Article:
The Immigrant Chronicle Poem Analysis

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The universal need for a sense of belonging attests to the human propensity for interconnection and interdependence. It is an inextricable part of the human condition to continually seek physical and spiritual connection with people and places within one’s personal spectrum of life. The greatest challenge, however, lies in establishing an equilibrium between ‘selfhood’ and the broader social paradigm. A failure to reconcile between individuality and cultural conformity can result in physical isolation and emotional detachment. Peter Skrzynecki’s poetry compilation The Immigrant Chronicle and Tim Burton’s stop-motion film Vincent are two texts which convincingly depict the multiplicity of obstacles and barriers which can hinder one’s ability…show more content…
Feliks Skrzynecki depicts the cultural chasm between the young persona and his father, symbolically representing the struggles of migrants to belong in a foreign country. The father's strong sense of cultural affiliation with Poland is clearly portrayed with his preoccupation with the garden: “Loved his garden like an only child.” The simile conveys the irony of how he seems more affectionate towards the garden than his actual son, which is interpreted by Peter as a paternal rejection. The garden is a metaphor of cultural connection which allows Feliks to define Australia as an extension of his homeland ‘Poland’. In contrast, the persona's inability to share his father’s zeal results in his failure to belong to either Poland or Australia. The historical allusion in the line, "Pegging my tents further and further south of Hadrian's Wall" exemplifies the increasing distance between the father and son as well as evincing the geographical disconnection from the persona’s homeland. Peter's alienation is emphasized through the anaphora of the possessive pronoun in ‘His Polish friends’, ‘His Dog’ and ‘His Garden’, explicating that his father’s world of Polish culture is a territory into which he cannot trespass. Furthermore, Feliks’ satisfaction with his sentimental lifestyle is exemplified through the serene imagery of how he "Sits out the evening……show more content…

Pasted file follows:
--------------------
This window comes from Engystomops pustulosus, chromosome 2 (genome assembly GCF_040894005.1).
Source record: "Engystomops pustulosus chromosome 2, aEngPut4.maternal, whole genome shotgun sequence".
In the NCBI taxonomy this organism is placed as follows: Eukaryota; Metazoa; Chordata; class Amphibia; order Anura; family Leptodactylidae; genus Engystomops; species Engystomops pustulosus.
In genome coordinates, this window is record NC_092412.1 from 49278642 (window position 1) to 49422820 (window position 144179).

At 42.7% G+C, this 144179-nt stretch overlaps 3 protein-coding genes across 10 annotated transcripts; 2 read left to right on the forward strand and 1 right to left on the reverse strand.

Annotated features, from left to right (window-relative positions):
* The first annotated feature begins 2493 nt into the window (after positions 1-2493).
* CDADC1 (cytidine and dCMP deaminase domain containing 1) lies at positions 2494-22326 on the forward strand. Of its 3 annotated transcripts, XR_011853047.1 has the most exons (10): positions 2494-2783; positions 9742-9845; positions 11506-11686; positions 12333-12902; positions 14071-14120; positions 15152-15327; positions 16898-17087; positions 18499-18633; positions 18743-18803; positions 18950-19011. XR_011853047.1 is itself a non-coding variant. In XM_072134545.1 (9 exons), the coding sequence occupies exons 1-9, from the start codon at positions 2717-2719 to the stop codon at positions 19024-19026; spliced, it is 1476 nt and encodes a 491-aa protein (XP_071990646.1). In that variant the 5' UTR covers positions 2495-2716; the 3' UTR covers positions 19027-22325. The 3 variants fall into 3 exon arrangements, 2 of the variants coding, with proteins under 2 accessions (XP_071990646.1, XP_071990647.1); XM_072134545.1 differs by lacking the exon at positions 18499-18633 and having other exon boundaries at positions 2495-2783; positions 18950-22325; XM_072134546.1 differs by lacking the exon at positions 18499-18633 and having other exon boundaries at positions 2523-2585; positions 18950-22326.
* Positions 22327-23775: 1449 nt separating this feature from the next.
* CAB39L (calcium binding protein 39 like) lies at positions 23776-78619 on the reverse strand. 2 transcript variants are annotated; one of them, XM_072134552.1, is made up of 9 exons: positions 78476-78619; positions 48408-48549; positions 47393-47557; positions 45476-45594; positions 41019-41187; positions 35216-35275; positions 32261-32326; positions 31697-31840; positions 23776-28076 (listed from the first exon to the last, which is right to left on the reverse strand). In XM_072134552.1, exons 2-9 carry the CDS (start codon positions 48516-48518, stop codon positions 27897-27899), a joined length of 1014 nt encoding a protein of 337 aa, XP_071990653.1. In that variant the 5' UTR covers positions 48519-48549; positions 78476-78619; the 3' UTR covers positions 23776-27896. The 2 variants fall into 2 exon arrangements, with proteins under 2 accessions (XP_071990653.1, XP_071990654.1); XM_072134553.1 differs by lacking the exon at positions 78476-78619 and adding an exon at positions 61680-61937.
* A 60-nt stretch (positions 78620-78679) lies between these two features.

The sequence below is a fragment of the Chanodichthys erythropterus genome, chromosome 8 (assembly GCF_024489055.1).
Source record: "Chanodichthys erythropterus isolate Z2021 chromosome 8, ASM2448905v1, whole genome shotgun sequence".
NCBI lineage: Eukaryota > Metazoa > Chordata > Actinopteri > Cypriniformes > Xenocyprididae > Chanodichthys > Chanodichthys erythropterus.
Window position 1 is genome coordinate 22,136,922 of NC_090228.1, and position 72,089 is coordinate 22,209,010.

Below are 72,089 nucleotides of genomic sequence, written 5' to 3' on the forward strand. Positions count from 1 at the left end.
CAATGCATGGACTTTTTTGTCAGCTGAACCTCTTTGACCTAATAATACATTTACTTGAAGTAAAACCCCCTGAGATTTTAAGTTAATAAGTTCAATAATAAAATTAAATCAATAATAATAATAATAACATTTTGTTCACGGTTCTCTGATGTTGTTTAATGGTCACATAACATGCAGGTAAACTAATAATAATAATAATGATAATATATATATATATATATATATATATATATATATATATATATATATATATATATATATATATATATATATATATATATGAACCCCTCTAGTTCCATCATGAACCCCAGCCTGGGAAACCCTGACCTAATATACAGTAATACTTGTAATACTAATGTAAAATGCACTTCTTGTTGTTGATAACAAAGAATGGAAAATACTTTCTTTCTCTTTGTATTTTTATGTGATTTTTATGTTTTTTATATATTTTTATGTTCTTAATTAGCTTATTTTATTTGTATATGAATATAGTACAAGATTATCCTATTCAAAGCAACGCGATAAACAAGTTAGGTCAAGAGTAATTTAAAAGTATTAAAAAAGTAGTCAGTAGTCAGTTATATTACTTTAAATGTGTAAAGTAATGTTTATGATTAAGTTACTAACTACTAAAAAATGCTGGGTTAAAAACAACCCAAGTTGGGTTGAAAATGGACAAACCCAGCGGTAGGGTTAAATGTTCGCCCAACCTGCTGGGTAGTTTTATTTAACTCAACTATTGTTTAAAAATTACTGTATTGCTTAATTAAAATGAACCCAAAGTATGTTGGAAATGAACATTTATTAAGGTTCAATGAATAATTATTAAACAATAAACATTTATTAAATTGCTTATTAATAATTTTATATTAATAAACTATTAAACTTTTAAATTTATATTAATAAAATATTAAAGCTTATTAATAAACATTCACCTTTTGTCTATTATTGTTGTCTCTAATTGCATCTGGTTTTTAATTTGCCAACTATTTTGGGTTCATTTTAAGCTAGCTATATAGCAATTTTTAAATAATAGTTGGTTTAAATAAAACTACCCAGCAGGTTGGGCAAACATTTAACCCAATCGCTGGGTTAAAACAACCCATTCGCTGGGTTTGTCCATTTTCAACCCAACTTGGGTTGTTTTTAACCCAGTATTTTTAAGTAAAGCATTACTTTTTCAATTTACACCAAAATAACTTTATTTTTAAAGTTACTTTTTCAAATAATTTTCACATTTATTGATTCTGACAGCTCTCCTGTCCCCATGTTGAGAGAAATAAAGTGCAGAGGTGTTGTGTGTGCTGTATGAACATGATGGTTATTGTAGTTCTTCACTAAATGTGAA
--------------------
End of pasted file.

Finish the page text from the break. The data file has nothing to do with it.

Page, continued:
In Skrzynecki's poem, “Postcard”, the persona is isolated and tormented due to his inability to develop a spiritual and cultural rapport with Warsaw, whilst the persona's parents retain an affectionate affinity for their homeland. This inability to connect with his cultural heritage is partly due to his assimilation of the Australian culture, leaving him bewildered and indignant, thus elucidating the importance of one's cultural heritage in empowering a sense of belonging. Immediately, the anachronistic writing on the card "Warsaw of the old town" delineates his estrangement and puzzlement to his cultural realm. This is further reinforced as Skrzynecki’s personifies the city, using second person to evoke his annoyance and exasperation in "I repeat, I never knew you, let me be", the perturbed tone emphasizes his disconsolate attitude due to the difficulty of linking with his polish derivation. Accordingly, his cultural alienation and discrepancy is further exemplified through the personified ‘lone tree’ which whispers eloquently, "We will meet before you die." This haunting beckoning from his homeland shows how Skrzynecki knows as a Polish migrant he will need to establish a spiritual connection with Warsaw, despite him currently being unwilling and unable to. Whilst Feliks Skrzynecki and Vincent demonstrate

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